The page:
Sorry, what? From the site: "Some research suggests that practicing meditation may reduce blood pressure, symptoms of irritable bowel syndrome, anxiety and depression, and insomnia. Evidence about its effectiveness for pain and as a smoking-cessation treatment is uncertain."

I see "may" for some things, and "uncertain" for others. Nothing on that page says that it's been "thoroughly proven to be beneficial".


How about this: https://www.ncbi.nlm.nih.gov/pmc/articles/PMC4203918/

(mindfulness being a form of meditation)


No, I wouldn't consider that at all definitive as a study, and the authors specifically note the following:

"This study is limited by the lack of a control group or active comparison clinical intervention that would provide a basis for making a stronger inference about how MBSR might modify the behavioral and neural bases of different types of emotion regulation."

So while MBSR may help some people, this tested one specific method and did not include a control group or test against any other treatment methods.

Now, I'm not suggesting that meditation - MBSR or other - can't be helpful for some people (possibly even the majority of people under certain conditions), but it certainly has not been studied enough to show clear benefits compared to other treatment methods.


> Don't throw it together with sleep and exercising...

Actually, if you read recent studies (go through Pubmed), you'll find that it should in fact be lumped with sleep and exercise.


Does that invalidate any studies on treatments for Alzheimer? If it turns out many people who show symptoms don't actually have it, it's no wonder that a treatment is so hard to find.


There seem to be a lot of loose ends in this article: how many of these patients will go on to develop Alzheimer's? On what basis are the current treatments for Alzheimer's considered to be effective, if we did not previously have a test to determine who has developed it? On what basis would the physicians whose patients were enrolled in this study change their care plans, and in what way?

At one point, the article says "A positive test for amyloid does not mean someone has Alzheimer’s... But a negative test definitively means a person does not have it". To me, there seems to be a hint of "these patients' condition does not fit the dictionary definition of Alzheimer's, so clearly it would be wrong to treat them as if they had it", yet the article seems to leave open the door to the possibility that it is the progression of Alzheimer's that is not fully understood. I hope an expert can chime in and set me straight.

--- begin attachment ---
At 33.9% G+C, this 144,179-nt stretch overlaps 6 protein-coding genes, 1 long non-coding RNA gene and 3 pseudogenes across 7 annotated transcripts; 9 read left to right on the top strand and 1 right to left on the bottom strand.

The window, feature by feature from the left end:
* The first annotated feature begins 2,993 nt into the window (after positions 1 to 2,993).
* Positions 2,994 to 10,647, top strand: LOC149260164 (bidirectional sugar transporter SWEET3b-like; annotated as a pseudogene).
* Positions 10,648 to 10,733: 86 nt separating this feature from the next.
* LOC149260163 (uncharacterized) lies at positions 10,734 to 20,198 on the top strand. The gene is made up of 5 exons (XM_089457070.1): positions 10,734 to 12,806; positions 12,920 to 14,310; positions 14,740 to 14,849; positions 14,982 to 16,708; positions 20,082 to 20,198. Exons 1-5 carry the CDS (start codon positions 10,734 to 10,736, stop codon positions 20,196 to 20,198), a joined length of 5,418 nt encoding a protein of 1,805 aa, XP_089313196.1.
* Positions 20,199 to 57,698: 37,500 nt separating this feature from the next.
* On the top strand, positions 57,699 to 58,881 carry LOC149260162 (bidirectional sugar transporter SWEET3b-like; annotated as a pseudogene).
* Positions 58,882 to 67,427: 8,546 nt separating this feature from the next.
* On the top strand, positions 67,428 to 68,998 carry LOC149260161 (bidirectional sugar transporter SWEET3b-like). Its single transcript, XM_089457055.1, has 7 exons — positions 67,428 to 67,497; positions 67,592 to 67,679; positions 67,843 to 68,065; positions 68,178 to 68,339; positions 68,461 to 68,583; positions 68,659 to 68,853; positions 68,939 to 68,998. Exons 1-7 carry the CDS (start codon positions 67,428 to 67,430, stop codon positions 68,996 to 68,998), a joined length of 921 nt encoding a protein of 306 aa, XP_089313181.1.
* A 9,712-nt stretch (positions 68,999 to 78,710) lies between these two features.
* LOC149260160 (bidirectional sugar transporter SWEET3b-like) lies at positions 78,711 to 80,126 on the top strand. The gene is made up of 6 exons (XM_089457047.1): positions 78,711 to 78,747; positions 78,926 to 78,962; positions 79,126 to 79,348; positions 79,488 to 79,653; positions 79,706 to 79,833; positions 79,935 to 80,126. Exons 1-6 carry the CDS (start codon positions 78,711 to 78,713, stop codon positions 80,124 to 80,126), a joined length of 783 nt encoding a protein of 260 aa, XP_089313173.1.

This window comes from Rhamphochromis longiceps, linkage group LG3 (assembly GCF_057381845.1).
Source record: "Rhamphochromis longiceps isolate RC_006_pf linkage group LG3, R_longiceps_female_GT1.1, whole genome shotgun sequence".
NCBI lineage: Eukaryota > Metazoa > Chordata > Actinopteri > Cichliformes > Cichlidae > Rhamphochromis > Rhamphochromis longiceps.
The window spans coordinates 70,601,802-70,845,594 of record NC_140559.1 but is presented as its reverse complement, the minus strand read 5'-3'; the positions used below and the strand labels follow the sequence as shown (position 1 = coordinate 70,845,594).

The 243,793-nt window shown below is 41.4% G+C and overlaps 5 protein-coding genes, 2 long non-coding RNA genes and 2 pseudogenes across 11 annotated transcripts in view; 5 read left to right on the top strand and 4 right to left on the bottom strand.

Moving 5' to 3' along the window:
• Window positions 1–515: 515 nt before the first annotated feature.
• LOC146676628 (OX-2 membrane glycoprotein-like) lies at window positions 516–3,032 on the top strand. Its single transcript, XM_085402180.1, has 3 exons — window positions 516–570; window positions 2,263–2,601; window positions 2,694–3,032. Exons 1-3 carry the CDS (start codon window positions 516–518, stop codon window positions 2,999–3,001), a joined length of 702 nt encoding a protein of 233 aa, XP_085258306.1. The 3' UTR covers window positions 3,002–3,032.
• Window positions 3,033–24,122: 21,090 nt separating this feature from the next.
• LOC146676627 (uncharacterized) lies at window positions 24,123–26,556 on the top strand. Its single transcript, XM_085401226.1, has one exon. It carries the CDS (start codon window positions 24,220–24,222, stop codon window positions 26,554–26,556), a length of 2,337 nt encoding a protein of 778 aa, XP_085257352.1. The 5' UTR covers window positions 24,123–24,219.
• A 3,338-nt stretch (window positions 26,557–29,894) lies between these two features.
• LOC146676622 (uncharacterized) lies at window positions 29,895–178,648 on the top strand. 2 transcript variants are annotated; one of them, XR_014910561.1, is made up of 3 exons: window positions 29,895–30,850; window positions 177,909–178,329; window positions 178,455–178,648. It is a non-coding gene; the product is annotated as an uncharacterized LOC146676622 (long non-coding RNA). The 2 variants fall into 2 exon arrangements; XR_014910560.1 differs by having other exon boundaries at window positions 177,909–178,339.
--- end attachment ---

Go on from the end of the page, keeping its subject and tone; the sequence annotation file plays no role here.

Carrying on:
Not an expert, but I read Derek Lowe's blog[1] and he tends to report on pretty much all the drug trials in the Alzheimer's space.

The amyloid hypothesis (that the cause of Alzheimers is the buildup of beta amyloid plaques) seems pretty weak at this point. The drugs that remove or reduce amyloid buildup don't seem to stop the progression of the disease. The current best guess seems to be that the amyloid plaques are a symptom of whatever the underlying cause is. And the key takeaway is that we have NO IDEA what the actual cause is. We've got a bunch of guesses. One of them might even be right. Or possibly multiple, there are probably several diseases that cause the same symptoms.

So if we can detect the non-presence of amyloid plaques but detect symptoms that would be good as a way to distinguish between the different diseases. Of course there might be more than two variants...

[1] http://blogs.sciencemag.org/pipeline/archives/category/alzhe...


I'll admit I wasn't aware in the 1980s when the hypothesis took hold, but it never seemed like a good one to me just because amyloids are so thermodynamically favored. There must be constant and diverse measures functioning correctly to avoid their formation.


Huh?


nonbel 469 days ago [-]

>"Of all the myriad way a protien can fold, it happens to find one that induces the same malformation when it interacts with another protein."

It doesn't really "just happen", amyloids consist of peptides folded into beta-sheets and aggregates of these seem to be the most thermodynamically stable structures it is possible for polypeptide chains (regardless of sequence) to form:

"From a wide range of in vitro experiments on peptides and proteins we now know that the formation of amyloid structures is not a rare phenomenon associated with a small number of diseases but rather that it reflects a well-defined structural form of the protein that is an alternative to the native state — a form that may in principle be adopted by many, if not all, polypeptide sequences

[...]

These observations, therefore, have led to the remarkable conclusion that, at the concentrations present in living systems, the native states may not always represent the absolute free energy minima of the corresponding polypeptide chains — the native form of a protein could in some cases simply be a metastable monomeric (or functionally oligomeric) state that is separated from its polymeric amyloid form by high kinetic barriers" http://www.ncbi.nlm.nih.gov/pubmed/24854788